UTHSC’s Registered Nurse First Assistant Program Features State-of-The-Art Simulation Training

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The inaugural class of the Registered Nurse First Assistant Program at UTHSC recently took part in simulation training in the university’s new Center for Healthcare Improvement and Patient Safety. Dina Darby, FNP/AG-ACNP DNP, an RNFA first assistant student, right, participates in a surgical simulation, as Anthony Holden, MD, medical director for the program, observes. (Photos by Brandon Dill/UTHSC)

A new program in the College of Nursing at the University of Tennessee Health Science Center educates nurses to work alongside surgeons in the operating room performing surgical procedures, including suturing, tissue handling, and controlling bleeding.

The Registered Nurse First Assistant (RNFA) Program, the first of its kind in Tennessee and one of only a few in the country, admitted its first class in August 2017. The program gives nurses additional high-level skills to assist surgeons in a role that in the past was reserved for physicians.

The first class recently completed a 40-hour, on-campus simulation workshop, during which they participated in interprofessional opportunities to learn the RNFA role in a safe learning environment and to practice skills prior to starting their 180-hour clinical practicum course.

Students observe a simulation from a control room in UTHSC’s new Center for Healthcare improvement and Patient Simulation. “The resources that will be available to students in this program … are state of the art,” said Nancy Appling, program director.

Simulation workshops were conducted in the new Center for Healthcare Improvement and Patient Simulation on campus. The students were joined by surgical residents, faculty from the College of Medicine, and faculty and students from the College of Nursing. The workshop included additional learning opportunities at the Medical Education and Research Institute.

There are only 17 RFNA programs and 1,260 certified RNFAs (CRNFAs) in the in the United States, according to the Competency and Credentialing Institute (CCI), which recommends RNFA programs. UTHSC’s program is approved by the CCI.

The UTHSC program prepares nurses with the skill set needed to provide evidence-based care to surgical patients before, during, and after surgery. In addition to playing a hands-on role during surgery, RFNAs assess patients prior to surgery, and evaluate and manage the patient’s condition following the procedure.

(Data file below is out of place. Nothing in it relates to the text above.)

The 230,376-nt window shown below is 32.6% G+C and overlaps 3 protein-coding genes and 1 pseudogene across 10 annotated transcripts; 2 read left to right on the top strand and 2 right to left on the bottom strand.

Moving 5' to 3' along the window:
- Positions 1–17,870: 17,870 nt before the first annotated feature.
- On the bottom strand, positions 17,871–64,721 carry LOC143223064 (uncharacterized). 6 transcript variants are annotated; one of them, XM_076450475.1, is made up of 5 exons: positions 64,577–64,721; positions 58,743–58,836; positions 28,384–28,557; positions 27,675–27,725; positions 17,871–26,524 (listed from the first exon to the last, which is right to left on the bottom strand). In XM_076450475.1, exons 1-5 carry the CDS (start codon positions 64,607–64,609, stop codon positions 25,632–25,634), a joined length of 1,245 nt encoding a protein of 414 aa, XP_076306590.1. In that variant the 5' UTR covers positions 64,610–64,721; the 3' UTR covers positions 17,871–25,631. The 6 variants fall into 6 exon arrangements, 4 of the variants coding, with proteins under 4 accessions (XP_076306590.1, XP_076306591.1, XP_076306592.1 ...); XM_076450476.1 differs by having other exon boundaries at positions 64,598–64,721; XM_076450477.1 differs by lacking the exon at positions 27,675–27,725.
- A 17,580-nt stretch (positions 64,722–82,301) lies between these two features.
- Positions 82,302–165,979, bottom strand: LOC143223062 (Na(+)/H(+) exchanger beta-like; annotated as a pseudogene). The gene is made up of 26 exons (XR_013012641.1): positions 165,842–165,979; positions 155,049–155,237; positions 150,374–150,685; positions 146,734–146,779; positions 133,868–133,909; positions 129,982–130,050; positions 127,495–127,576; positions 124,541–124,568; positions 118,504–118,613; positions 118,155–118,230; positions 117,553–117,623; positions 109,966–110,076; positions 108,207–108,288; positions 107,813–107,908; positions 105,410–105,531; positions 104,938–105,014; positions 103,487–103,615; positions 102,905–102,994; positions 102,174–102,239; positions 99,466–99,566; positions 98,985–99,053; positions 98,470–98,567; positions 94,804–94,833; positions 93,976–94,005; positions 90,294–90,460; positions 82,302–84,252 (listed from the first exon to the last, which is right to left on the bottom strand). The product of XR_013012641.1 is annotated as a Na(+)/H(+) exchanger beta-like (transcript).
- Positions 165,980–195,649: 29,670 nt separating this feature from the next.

“Even though this role has been learned in the past through on-the-job training, the state of Tennessee passed legislation giving this role title protection,” said Diane Pace, PhD, APRN, FNP-BC, NCMP, FAANP, associate professor and director of Special Academic Programs in the College of Nursing. “In the state, if you want to identify yourself as an RN first assistant, you must go through a formalized educational program and receive a certificate of completion. On-the-job training no longer is accepted in the state as validation for this highly specialized area of practice.”

Nancy Appling, MSN, APRN, ACNP-BC, CNOR, CRNFA, a graduate of UTHSC’s Acute Care Nurse Practitioner Program and a certified RNFA with more than 30 years of experience in the operating room, leads the program. Anthony Holden, MD, serves as medical director.

“The University of Tennessee Health Science Center’s College of Nursing, with its long history of exemplary education, brings a new academic level of validation to the role of the RNFA,” Appling said. “The resources that will be available to students in this program, with the new simulation center on campus and the use of the Medical Education and Research Institute nearby, are state of the art.”

Appling said the RFNA works cooperatively with the entire operative team. In this role, she has assisted with tissue handling, cutting, hemostasis, and has been involved with multiple surgeries, including coronary artery bypass grafting, endovascular vein harvesting, valve repair and replacement, great vessel repair and replacement, and pulmonary resections. “This role gives continuity of care that increases patient safety,” she said.

The program includes three academic courses (two online courses and one clinical course), which can be completed in two to three semesters. Students completing the three graduate courses (nine credit hours) will receive a certificate of completion from the College of Nursing. They will be eligible to sit for the national certification exam after completing an additional 2,000 hours of clinical practice.

“We have spent a great deal of time exploring the need for this program and developing the curriculum for it,” Dr. Pace said. Theresa Wadas, PhD, DNP, ACNP-BC, FNP-BC, CCRN, an assistant professor at the University of Alabama College of Nursing, is serving in a consultant role.

“We believe it is a unique and high-quality program. We have learning opportunities that many other programs do not have available,” Dr. Pace said.

“Completion of the UTHSC College of Nursing RNFA Program will increase the marketability of our graduates who choose to work in a surgical environment,” Appling said.

The RNFA Program is now accepting applications for its fall 2018 cohort. For more information, visit https://www.uthsc.edu/nursing/academic-programs/rnfa/index.php, or call 901.448.6125. BSNs or RNs enrolled in an accredited RN to BSN program, who are certified perioperative nurses (CNOR/CNOR-eligible), as well as advanced practice registered nurses (APRNs) seeking to advance their skills, are eligible to apply.